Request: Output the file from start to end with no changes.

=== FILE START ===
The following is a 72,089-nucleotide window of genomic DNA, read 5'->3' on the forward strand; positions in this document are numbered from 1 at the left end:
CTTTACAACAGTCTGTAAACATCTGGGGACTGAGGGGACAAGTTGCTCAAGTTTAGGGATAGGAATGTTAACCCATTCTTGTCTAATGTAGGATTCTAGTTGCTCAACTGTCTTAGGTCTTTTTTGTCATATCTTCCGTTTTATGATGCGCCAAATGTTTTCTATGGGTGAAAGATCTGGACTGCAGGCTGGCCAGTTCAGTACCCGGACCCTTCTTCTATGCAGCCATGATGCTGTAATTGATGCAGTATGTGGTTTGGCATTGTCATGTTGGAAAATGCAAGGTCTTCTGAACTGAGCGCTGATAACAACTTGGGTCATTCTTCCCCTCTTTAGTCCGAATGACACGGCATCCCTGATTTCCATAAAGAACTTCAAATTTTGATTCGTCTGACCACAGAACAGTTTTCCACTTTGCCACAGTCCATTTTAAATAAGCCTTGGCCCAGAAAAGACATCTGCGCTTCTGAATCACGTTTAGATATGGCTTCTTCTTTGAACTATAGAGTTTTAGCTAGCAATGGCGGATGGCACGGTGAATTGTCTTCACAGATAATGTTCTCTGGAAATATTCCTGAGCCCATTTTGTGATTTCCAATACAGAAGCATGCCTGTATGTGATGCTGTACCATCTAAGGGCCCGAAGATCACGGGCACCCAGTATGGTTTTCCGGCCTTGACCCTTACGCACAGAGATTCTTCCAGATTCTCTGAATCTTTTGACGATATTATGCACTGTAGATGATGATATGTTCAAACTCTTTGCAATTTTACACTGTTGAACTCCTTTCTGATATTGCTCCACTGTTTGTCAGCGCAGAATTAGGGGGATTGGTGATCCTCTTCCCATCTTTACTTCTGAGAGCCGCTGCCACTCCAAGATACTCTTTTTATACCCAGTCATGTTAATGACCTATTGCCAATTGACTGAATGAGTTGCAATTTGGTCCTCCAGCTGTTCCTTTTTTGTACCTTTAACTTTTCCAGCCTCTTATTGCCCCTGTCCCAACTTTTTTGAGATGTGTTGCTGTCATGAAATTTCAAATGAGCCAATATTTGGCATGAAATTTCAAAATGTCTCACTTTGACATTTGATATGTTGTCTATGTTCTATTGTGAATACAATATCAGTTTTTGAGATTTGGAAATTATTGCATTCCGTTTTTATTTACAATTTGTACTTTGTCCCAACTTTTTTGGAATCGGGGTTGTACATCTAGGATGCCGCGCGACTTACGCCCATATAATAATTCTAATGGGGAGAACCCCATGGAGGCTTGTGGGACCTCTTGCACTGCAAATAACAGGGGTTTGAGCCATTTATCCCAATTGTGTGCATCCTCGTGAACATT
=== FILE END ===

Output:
The following is a 72,089-nucleotide window of genomic DNA, read 5'->3' on the forward strand; positions in this document are numbered from 1 at the left end:
CTTTACAACAGTCTGTAAACATCTGGGGACTGAGGGGACAAGTTGCTCAAGTTTAGGGATAGGAATGTTAACCCATTCTTGTCTAATGTAGGATTCTAGTTGCTCAACTGTCTTAGGTCTTTTTTGTCATATCTTCCGTTTTATGATGCGCCAAATGTTTTCTATGGGTGAAAGATCTGGACTGCAGGCTGGCCAGTTCAGTACCCGGACCCTTCTTCTATGCAGCCATGATGCTGTAATTGATGCAGTATGTGGTTTGGCATTGTCATGTTGGAAAATGCAAGGTCTTCTGAACTGAGCGCTGATAACAACTTGGGTCATTCTTCCCCTCTTTAGTCCGAATGACACGGCATCCCTGATTTCCATAAAGAACTTCAAATTTTGATTCGTCTGACCACAGAACAGTTTTCCACTTTGCCACAGTCCATTTTAAATAAGCCTTGGCCCAGAAAAGACATCTGCGCTTCTGAATCACGTTTAGATATGGCTTCTTCTTTGAACTATAGAGTTTTAGCTAGCAATGGCGGATGGCACGGTGAATTGTCTTCACAGATAATGTTCTCTGGAAATATTCCTGAGCCCATTTTGTGATTTCCAATACAGAAGCATGCCTGTATGTGATGCTGTACCATCTAAGGGCCCGAAGATCACGGGCACCCAGTATGGTTTTCCGGCCTTGACCCTTACGCACAGAGATTCTTCCAGATTCTCTGAATCTTTTGACGATATTATGCACTGTAGATGATGATATGTTCAAACTCTTTGCAATTTTACACTGTTGAACTCCTTTCTGATATTGCTCCACTGTTTGTCAGCGCAGAATTAGGGGGATTGGTGATCCTCTTCCCATCTTTACTTCTGAGAGCCGCTGCCACTCCAAGATACTCTTTTTATACCCAGTCATGTTAATGACCTATTGCCAATTGACTGAATGAGTTGCAATTTGGTCCTCCAGCTGTTCCTTTTTTGTACCTTTAACTTTTCCAGCCTCTTATTGCCCCTGTCCCAACTTTTTTGAGATGTGTTGCTGTCATGAAATTTCAAATGAGCCAATATTTGGCATGAAATTTCAAAATGTCTCACTTTGACATTTGATATGTTGTCTATGTTCTATTGTGAATACAATATCAGTTTTTGAGATTTGGAAATTATTGCATTCCGTTTTTATTTACAATTTGTACTTTGTCCCAACTTTTTTGGAATCGGGGTTGTACATCTAGGATGCCGCGCGACTTACGCCCATATAATAATTCTAATGGGGAGAACCCCATGGAGGCTTGTGGGACCTCTTGCACTGCAAATAACAGGGGTTTGAGCCATTTATCCCAATTGTGTGCATCCTCGTGAACATT